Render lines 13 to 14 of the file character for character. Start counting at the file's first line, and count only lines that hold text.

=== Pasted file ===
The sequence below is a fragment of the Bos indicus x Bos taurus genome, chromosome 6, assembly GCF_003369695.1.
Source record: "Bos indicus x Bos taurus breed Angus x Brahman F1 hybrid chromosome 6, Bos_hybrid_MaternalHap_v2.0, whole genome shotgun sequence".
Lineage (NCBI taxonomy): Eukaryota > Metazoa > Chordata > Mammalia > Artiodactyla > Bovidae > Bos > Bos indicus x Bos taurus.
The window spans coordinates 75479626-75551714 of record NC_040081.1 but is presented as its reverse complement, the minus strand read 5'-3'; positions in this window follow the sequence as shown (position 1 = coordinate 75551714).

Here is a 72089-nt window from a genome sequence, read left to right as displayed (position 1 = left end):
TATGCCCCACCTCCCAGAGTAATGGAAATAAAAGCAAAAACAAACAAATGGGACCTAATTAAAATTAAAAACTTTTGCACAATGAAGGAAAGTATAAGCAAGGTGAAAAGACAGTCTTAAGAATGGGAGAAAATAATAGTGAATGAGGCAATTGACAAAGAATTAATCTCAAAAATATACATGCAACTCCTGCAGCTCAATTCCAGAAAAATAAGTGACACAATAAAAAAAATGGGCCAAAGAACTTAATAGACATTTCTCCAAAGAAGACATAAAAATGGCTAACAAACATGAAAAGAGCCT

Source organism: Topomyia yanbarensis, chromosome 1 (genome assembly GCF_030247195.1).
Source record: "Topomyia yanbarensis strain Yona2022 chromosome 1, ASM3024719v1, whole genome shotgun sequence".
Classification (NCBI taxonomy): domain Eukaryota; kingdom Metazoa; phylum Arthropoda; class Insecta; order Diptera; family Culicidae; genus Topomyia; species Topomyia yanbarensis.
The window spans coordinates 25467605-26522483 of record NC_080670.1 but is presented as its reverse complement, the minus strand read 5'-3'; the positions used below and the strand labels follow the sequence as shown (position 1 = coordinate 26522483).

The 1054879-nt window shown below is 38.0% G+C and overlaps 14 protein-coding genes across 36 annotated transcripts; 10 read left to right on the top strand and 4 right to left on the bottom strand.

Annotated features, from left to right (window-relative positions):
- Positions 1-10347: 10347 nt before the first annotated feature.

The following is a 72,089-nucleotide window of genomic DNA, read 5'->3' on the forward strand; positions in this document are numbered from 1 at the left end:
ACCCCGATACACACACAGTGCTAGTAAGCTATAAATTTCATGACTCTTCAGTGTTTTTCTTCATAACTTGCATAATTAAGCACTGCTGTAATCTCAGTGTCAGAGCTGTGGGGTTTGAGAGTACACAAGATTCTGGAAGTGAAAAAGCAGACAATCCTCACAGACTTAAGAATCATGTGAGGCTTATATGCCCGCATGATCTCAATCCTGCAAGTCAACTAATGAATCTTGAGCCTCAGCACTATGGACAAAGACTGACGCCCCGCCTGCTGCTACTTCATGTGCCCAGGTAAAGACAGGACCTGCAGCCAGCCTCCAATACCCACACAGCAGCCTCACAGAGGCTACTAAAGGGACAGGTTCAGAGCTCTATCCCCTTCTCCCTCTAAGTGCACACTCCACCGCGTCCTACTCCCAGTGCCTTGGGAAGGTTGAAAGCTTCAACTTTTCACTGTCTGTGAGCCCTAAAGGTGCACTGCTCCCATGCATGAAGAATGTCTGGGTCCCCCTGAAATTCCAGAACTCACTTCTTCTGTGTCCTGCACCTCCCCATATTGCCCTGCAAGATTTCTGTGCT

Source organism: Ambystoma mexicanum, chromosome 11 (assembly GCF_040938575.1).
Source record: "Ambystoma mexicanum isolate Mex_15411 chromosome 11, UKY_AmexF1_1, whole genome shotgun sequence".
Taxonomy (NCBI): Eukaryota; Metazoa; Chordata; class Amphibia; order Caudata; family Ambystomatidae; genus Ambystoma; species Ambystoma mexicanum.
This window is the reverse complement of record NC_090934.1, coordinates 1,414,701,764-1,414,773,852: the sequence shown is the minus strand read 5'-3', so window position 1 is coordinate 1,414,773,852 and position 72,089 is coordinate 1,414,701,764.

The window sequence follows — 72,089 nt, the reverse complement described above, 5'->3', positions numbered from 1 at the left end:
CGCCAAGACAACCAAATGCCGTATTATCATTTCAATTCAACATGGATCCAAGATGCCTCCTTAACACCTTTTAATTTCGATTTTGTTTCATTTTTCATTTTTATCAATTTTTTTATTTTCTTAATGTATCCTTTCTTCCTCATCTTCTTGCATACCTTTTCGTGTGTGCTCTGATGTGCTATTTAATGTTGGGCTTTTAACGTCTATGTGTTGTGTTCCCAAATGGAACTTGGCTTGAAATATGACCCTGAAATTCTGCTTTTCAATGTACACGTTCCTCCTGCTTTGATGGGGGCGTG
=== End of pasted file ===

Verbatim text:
- Positions 1-10347: 10347 nt before the first annotated feature.

The following is a 72,089-nucleotide window of genomic DNA, read 5'->3' on the forward strand; positions in this document are numbered from 1 at the left end: